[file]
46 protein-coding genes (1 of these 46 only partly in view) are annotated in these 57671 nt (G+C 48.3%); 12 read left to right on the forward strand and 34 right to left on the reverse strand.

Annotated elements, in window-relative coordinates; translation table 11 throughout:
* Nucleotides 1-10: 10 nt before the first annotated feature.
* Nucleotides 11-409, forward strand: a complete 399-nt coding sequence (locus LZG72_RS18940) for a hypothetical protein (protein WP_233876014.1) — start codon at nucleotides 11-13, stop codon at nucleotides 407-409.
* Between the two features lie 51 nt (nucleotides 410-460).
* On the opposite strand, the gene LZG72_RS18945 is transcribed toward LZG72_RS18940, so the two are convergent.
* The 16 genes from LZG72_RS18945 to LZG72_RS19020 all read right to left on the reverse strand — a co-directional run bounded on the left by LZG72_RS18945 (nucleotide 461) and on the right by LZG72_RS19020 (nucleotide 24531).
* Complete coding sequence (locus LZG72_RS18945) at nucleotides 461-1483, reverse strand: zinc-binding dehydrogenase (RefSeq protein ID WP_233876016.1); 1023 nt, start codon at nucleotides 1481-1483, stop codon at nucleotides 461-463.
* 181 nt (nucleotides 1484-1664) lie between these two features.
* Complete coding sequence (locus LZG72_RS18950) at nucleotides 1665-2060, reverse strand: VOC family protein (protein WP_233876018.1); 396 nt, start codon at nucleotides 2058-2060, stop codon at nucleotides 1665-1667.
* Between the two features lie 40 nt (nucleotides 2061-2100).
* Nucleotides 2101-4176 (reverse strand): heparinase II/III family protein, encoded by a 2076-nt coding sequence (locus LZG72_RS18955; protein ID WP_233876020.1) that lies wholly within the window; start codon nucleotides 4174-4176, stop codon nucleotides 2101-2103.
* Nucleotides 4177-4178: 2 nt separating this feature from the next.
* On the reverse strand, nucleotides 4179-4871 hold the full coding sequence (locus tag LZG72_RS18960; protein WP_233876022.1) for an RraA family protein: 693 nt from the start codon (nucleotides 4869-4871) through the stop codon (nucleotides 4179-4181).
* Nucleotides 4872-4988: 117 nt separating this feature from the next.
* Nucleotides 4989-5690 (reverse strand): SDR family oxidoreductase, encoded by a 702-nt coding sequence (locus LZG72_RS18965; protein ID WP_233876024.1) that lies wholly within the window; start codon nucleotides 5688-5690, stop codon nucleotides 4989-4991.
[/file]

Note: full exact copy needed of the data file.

46 protein-coding genes (1 of these 46 only partly in view) are annotated in these 57671 nt (G+C 48.3%); 12 read left to right on the forward strand and 34 right to left on the reverse strand.

Annotated elements, in window-relative coordinates; translation table 11 throughout:
* Nucleotides 1-10: 10 nt before the first annotated feature.
* Nucleotides 11-409, forward strand: a complete 399-nt coding sequence (locus LZG72_RS18940) for a hypothetical protein (protein WP_233876014.1) — start codon at nucleotides 11-13, stop codon at nucleotides 407-409.
* Between the two features lie 51 nt (nucleotides 410-460).
* On the opposite strand, the gene LZG72_RS18945 is transcribed toward LZG72_RS18940, so the two are convergent.
* The 16 genes from LZG72_RS18945 to LZG72_RS19020 all read right to left on the reverse strand — a co-directional run bounded on the left by LZG72_RS18945 (nucleotide 461) and on the right by LZG72_RS19020 (nucleotide 24531).
* Complete coding sequence (locus LZG72_RS18945) at nucleotides 461-1483, reverse strand: zinc-binding dehydrogenase (RefSeq protein ID WP_233876016.1); 1023 nt, start codon at nucleotides 1481-1483, stop codon at nucleotides 461-463.
* 181 nt (nucleotides 1484-1664) lie between these two features.
* Complete coding sequence (locus LZG72_RS18950) at nucleotides 1665-2060, reverse strand: VOC family protein (protein WP_233876018.1); 396 nt, start codon at nucleotides 2058-2060, stop codon at nucleotides 1665-1667.
* Between the two features lie 40 nt (nucleotides 2061-2100).
* Nucleotides 2101-4176 (reverse strand): heparinase II/III family protein, encoded by a 2076-nt coding sequence (locus LZG72_RS18955; protein ID WP_233876020.1) that lies wholly within the window; start codon nucleotides 4174-4176, stop codon nucleotides 2101-2103.
* Nucleotides 4177-4178: 2 nt separating this feature from the next.
* On the reverse strand, nucleotides 4179-4871 hold the full coding sequence (locus tag LZG72_RS18960; protein WP_233876022.1) for an RraA family protein: 693 nt from the start codon (nucleotides 4869-4871) through the stop codon (nucleotides 4179-4181).
* Nucleotides 4872-4988: 117 nt separating this feature from the next.
* Nucleotides 4989-5690 (reverse strand): SDR family oxidoreductase, encoded by a 702-nt coding sequence (locus LZG72_RS18965; protein ID WP_233876024.1) that lies wholly within the window; start codon nucleotides 5688-5690, stop codon nucleotides 4989-4991.